LIHTC

I know there are other threads explaining what it is. But what I'm curious about is can you get pigeon holed in this type of roll after having experience in multi and office mostly. What are the exit opps?

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Comments (36)

Jun 2, 2017 - 10:37pm

From my limited knowledge, it depends what your experience within LIHTC is. If you are providing financing for LIHTC deals, then that is many times more complicated than with other commercial deals and can then be an easy transition to commercial lending. If you are working with a developer, then I would think there could be more of a likelihood of being pigeon holed.

I'd like to hear what others will say as well.

Jun 5, 2017 - 10:30am

I'm currently working for a LIHTC syndicator. My boss told me when I started, "LIHTC is real estate.... sort of." On the Acquisitions side, you can get pigeon-holded very easily. The experience is great, but I wouldn't recommend staying for more than two years. I'm looking to move to Capital Markets IS teams at large brokerages. It's taken a ton of networking for me to get interviews. We don't use Argus DCF or AE. It's a proprietary excel model. Valuation is totally different than a typical CF analysis. Also, the industry is VERY rocky right now with the uncertainty of where the corporate tax rate will end up. Investors are very reluctant to jump back into the market. I'm not sure why ANY LIHTC developer/investor/syndicator would be hiring. Deal flow has been very slow since the election. Be careful when accepting a job in this industry because it can be difficult to get out of if you stay in for too long.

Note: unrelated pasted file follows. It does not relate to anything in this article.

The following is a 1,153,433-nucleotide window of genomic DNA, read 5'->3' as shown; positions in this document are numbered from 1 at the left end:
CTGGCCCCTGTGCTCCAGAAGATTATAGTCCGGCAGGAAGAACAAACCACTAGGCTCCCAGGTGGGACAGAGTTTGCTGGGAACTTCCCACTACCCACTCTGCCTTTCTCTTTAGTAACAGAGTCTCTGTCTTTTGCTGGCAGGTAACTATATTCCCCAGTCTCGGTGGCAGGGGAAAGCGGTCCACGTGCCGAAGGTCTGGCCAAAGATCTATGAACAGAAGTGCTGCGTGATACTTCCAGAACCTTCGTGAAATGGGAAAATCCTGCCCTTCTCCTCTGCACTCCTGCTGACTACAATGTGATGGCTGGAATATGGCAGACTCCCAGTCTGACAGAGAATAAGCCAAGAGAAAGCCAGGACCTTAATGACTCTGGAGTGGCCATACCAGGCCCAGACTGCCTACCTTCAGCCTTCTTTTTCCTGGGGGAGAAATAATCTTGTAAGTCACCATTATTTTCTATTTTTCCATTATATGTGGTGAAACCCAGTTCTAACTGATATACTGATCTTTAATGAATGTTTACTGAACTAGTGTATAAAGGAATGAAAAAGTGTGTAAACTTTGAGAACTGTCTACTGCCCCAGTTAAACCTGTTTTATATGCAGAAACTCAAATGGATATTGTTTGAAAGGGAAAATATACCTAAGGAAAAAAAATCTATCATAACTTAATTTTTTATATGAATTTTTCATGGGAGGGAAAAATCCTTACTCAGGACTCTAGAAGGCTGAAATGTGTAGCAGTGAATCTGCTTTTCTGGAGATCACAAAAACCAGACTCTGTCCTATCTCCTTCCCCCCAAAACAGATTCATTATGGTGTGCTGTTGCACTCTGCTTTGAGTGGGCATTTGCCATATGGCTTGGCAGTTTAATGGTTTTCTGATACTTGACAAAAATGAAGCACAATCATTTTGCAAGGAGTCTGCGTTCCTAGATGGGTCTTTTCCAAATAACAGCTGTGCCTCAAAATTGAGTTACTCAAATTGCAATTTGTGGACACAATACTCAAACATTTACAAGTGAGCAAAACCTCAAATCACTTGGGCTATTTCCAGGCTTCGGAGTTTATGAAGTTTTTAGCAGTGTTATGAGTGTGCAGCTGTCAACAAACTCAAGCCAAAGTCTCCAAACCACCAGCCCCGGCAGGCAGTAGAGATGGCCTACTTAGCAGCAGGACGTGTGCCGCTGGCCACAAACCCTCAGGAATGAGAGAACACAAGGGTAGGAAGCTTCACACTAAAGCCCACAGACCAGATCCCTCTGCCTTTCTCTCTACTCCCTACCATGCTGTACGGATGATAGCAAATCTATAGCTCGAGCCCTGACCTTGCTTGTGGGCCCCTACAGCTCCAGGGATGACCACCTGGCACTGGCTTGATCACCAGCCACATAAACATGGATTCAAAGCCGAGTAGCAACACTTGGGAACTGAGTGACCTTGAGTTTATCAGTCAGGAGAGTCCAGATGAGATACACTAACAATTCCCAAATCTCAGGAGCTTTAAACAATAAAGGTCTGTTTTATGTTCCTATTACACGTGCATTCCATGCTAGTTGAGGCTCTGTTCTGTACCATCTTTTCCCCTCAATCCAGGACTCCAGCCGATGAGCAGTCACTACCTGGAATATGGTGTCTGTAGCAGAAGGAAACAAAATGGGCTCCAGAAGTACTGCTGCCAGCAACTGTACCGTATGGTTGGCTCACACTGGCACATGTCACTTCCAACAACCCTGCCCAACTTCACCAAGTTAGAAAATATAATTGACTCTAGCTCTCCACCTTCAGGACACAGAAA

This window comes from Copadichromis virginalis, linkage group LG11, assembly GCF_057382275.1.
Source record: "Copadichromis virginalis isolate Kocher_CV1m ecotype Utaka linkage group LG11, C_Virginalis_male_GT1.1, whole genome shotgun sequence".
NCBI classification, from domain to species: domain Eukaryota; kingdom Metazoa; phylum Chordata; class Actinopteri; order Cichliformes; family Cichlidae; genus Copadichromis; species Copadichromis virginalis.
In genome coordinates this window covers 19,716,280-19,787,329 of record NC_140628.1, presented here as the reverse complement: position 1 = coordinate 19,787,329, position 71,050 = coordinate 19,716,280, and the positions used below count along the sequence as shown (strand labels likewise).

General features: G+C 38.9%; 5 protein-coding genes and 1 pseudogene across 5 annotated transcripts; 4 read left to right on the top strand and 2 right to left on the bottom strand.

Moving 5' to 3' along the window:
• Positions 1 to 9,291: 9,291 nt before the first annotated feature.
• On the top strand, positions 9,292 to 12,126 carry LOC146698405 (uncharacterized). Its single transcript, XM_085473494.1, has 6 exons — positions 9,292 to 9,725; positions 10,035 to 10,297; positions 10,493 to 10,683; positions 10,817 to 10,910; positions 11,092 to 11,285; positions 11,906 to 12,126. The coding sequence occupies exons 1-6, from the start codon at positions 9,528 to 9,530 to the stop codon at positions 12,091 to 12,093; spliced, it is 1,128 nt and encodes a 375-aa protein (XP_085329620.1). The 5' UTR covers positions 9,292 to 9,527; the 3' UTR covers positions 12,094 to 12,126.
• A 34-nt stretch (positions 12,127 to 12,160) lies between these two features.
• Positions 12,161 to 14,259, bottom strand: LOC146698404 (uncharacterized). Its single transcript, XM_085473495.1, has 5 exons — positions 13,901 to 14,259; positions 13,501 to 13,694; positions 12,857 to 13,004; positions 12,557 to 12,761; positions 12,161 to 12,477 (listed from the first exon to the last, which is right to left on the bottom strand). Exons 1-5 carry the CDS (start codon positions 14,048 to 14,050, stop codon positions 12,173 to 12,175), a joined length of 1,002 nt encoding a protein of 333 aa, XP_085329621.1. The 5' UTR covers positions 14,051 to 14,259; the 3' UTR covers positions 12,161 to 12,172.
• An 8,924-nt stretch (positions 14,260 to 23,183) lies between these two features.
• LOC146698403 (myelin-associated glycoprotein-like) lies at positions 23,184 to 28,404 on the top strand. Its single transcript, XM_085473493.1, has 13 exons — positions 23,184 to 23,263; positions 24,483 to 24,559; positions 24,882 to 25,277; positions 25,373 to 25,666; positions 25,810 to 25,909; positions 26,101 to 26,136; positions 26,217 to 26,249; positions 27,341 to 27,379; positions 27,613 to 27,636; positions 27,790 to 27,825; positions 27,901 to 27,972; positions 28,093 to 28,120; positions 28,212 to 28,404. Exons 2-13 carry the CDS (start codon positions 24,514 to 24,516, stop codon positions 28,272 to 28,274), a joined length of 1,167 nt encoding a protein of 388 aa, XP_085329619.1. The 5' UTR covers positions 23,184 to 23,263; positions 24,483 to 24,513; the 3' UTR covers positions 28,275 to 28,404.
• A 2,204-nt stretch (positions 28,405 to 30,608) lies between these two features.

You eat what you kill.
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Best Response
Jun 6, 2017 - 12:20pm

If it's with a LIHTC syndicator, here are some questions I think you should ask:

  • What does your pipeline look like in terms of volume? They should at least give you a macro-level view on the company's recent performance.

  • Is the uncertainty in corporate tax rates scaring your investors? I wouldn't say it exactly like that, but it's a fair question.